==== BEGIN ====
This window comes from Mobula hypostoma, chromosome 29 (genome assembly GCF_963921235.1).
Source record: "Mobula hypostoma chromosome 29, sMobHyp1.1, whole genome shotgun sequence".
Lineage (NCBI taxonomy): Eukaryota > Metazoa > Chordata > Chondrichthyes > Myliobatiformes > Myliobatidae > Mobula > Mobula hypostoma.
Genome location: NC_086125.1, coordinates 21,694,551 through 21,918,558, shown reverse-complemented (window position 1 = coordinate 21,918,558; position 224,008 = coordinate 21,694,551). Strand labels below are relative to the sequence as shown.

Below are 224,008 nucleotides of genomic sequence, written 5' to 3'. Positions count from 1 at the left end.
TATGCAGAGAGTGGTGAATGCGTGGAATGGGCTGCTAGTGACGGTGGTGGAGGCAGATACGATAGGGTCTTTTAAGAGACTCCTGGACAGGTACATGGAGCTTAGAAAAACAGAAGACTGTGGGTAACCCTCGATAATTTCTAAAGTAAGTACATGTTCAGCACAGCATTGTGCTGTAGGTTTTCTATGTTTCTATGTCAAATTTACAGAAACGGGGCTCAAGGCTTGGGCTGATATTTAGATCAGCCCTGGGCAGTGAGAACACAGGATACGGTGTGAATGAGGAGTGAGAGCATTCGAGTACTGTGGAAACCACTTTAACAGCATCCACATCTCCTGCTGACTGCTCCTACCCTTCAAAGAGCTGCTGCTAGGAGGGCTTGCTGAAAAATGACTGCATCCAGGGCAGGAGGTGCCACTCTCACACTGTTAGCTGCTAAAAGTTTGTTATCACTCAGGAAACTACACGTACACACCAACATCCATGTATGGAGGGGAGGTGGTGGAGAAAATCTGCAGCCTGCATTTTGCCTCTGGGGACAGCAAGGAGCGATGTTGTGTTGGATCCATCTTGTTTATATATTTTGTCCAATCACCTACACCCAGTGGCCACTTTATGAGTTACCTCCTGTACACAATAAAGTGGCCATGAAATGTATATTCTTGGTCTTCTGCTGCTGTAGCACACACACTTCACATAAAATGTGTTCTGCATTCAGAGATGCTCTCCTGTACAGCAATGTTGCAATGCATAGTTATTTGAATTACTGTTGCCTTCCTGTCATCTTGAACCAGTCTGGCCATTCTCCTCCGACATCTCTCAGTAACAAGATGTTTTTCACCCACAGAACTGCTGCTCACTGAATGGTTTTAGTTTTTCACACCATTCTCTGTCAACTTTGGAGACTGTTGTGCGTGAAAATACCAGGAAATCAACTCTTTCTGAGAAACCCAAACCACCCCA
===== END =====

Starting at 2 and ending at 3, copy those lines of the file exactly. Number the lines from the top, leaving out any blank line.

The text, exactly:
Source record: "Mobula hypostoma chromosome 29, sMobHyp1.1, whole genome shotgun sequence".
Lineage (NCBI taxonomy): Eukaryota > Metazoa > Chordata > Chondrichthyes > Myliobatiformes > Myliobatidae > Mobula > Mobula hypostoma.